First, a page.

Rhetoric shifts, but pension plans stay on course

Rhetoric shifts, but pension plans stay on course
This time last year, the Conservative federal government was entirely deaf to calls from unions and certain provincial governments to boost the Canada Pension Plan and increase benefits for retirees. How things change. Now that the Liberals are back in power, CPP enhancement is back on the table. So what’s in store for the national pension plan? And what does the change in government mean for the one and only provincial system, the soon-to-be-implemented Ontario Registered Pension Plan?

By now, many people know the story behind the ORPP, a pension born of frustration. The Ontario government had been one of those parties asking the federal government to enhance the CPP. The province was worried about the significant proportion of workers (about 35 per cent in Ontario and 40 per cent nationally) without workplace pensions. The government also knew that broadly, many Canadians aren’t saving enough for retirement — a situation that could land the country in serious trouble in future years, when a large segment of the senior population may sink below the poverty level. The province argued that the feds should beef up the CPP to help ensure Canadians have adequate retirement incomes.

But the federal government under the former prime minister, Stephen Harper, refused. Then-finance minister Jim Flaherty said in 2014 that expanding the CPP would be a payroll tax on businesses. In effect, CPP enhancement would hurt the country’s fragile economy, which was still feeling the effects of the global financial downturn of 2007 and 2008.

Find out when your company must begin its ORPP contributions

The Ontario Registered Pension Plan comes into effect in 2017 for large employers that don’t have comparable workplace plans.

Other types of employers have to start contributing at different times. Check this chart for the rollout dates and rates from 2017 to 2021.

TYPE OF EMPLOYER 2017 2018 2019 2020 2021
Employers with 500+
employees with no plans
.8% 1.6% 1.9% 1.9% 1.9%
Employers with 50-499
employees with no plans
0% .8% 1.6% 1.9% 1.9%
Employers with 49 or fewer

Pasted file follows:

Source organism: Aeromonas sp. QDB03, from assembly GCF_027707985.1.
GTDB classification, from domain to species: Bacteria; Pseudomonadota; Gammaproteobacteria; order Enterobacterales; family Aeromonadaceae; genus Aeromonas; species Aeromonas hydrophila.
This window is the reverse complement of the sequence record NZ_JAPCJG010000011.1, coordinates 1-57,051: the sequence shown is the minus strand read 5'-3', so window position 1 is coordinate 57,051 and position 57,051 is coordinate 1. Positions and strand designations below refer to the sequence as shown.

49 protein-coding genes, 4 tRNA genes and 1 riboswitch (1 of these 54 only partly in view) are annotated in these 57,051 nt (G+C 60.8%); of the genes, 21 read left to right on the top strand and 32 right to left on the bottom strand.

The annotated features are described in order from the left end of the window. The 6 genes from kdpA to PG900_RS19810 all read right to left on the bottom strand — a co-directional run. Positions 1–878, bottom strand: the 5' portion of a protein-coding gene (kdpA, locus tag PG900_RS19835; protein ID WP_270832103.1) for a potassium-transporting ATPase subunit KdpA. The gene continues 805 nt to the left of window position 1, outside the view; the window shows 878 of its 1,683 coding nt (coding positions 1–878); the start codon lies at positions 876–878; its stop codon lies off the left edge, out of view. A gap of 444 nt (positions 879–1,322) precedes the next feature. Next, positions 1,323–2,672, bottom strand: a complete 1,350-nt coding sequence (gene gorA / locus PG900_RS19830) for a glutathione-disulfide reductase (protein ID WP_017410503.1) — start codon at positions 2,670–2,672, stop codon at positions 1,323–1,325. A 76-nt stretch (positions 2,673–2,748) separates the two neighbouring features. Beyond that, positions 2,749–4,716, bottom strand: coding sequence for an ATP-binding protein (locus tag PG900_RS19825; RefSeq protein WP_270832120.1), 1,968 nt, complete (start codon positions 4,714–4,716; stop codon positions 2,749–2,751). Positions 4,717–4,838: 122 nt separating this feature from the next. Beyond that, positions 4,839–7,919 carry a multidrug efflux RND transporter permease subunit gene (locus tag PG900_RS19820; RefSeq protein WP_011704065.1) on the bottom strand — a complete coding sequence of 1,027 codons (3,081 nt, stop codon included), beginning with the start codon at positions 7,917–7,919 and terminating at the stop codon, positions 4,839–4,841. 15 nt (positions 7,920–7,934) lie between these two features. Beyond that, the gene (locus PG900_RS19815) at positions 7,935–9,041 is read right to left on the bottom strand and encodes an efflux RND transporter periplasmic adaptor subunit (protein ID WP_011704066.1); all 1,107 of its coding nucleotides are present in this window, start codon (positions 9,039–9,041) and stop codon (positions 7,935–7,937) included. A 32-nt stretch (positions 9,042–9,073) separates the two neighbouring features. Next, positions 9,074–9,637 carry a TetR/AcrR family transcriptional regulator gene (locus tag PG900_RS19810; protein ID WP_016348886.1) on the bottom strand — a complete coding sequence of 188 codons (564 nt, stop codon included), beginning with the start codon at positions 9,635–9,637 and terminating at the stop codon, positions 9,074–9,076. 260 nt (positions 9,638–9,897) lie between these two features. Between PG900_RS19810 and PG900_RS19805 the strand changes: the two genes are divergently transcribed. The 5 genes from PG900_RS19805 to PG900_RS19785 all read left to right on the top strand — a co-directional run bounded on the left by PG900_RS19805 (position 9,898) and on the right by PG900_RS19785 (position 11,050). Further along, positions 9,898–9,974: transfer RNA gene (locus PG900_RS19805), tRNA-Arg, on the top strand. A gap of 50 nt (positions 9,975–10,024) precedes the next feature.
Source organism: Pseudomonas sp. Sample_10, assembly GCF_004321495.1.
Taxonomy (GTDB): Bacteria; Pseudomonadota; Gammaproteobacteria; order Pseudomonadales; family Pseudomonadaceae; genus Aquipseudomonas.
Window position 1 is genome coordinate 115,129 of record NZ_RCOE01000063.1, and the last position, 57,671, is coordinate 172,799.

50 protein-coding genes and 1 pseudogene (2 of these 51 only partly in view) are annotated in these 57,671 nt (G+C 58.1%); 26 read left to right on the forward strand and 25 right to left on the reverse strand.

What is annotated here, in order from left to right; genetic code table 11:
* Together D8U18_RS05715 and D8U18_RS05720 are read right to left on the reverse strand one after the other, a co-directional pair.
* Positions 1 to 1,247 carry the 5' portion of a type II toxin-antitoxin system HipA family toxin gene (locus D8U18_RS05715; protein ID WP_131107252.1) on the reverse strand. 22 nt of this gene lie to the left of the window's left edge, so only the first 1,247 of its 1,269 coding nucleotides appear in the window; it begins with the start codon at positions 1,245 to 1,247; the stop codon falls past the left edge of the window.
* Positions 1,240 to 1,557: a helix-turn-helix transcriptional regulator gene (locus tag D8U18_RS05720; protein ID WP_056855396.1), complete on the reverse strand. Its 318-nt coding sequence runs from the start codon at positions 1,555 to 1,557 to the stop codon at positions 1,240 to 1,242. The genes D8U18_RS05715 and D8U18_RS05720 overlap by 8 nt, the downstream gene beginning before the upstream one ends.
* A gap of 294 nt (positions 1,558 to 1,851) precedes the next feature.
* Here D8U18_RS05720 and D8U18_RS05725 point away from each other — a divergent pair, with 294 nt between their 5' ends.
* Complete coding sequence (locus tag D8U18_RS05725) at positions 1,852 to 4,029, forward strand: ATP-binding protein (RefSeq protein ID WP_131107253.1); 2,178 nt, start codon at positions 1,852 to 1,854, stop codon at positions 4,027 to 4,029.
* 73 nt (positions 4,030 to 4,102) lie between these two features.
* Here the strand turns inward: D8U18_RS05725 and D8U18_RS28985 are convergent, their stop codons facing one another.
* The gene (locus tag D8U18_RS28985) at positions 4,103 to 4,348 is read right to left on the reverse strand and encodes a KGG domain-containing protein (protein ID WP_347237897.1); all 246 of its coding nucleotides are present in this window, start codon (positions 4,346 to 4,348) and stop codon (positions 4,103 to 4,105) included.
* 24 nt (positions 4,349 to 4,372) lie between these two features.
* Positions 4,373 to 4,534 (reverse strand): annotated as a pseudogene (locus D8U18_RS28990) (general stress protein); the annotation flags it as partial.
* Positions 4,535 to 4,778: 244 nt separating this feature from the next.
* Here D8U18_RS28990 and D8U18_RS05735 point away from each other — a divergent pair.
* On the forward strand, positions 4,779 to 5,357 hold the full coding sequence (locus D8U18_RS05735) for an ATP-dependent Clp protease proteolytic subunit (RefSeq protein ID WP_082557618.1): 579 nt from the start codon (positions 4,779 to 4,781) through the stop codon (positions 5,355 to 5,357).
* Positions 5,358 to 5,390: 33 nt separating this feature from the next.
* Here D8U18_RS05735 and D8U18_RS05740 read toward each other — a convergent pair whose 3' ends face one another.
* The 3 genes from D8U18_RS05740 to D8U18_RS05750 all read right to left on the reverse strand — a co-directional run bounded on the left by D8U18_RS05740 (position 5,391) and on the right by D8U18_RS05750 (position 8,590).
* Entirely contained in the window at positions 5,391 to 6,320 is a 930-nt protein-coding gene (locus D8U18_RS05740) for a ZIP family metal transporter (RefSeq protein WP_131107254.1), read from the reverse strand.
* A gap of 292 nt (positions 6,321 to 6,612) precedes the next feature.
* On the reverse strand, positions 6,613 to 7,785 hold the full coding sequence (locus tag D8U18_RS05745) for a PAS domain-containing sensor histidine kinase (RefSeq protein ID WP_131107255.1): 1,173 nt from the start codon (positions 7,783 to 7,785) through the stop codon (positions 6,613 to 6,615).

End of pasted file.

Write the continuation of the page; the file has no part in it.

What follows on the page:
employees with no plans
0% 0% .8% 1.6% 1.9%
Employers with
non-comparable plans
0% 0% 0% 1.9% 1.9%
                                                                                                Source: Province of Ontario

Ontario decided to go it alone and create its own pension plan. Throughout the development process, Premier Kathleen Wynne made it known that her government would still prefer to see a stronger CPP rather than the ORPP.

When the Liberals won the federal election on Oct. 19, it seemed Wynne would get her wish. Liberal leader Justin Trudeau had promised to improve the CPP, paving a way for the Ontario government to scrap the ORPP in favour of a nationwide solution.

So is that the end for the ORPP? Not even close. According to pension experts, even though the federal government now seems ready to amend the CPP, doing so will take a lot of time and effort. And there are no guarantees the changes will come about. That means Ontario employers still need to get ready for the ORPP — and companies still have plenty of questions about this impending provincial pension.

CPP enhancements will take time
Here’s why the federal government can’t enhance the CPP quickly: The feds need approval from two-thirds of the provinces — constituting two-thirds of the population as well — to make any amendments to the plan. It won’t be easy for the Trudeau team to get such a solid consensus; it could take years.

Meanwhile, the Ontario government is on track to implement the ORPP starting in 2017. And the province has invested heavily to make it a reality. “They have committed significant resources to it, including legislation, establishing the framework, studying the contribution levels that should be required, and deciding which existing plans should be considered comparable,” says Susan Seller, partner and head of the national pension and benefits practice at Bennett Jones LLP. She concludes that the Wynne government won’t abandon those ORPP implementation investments until it’s sure that the CPP will pick up the slack.

What might an enhanced CPP look like if the federal government did amend it? Well, look at the ORPP, says Stephanie Kalinowski, partner, Hicks Morley Hamilton Stewart Storie LLP. The Ontario plan might serve as the starting point for discussions about an expanded CPP. For instance, the cap on pensionable earnings in the CPP is $54,900 for 2016. The cap in the ORPP is $90,000. Perhaps the CPP could scale up to match.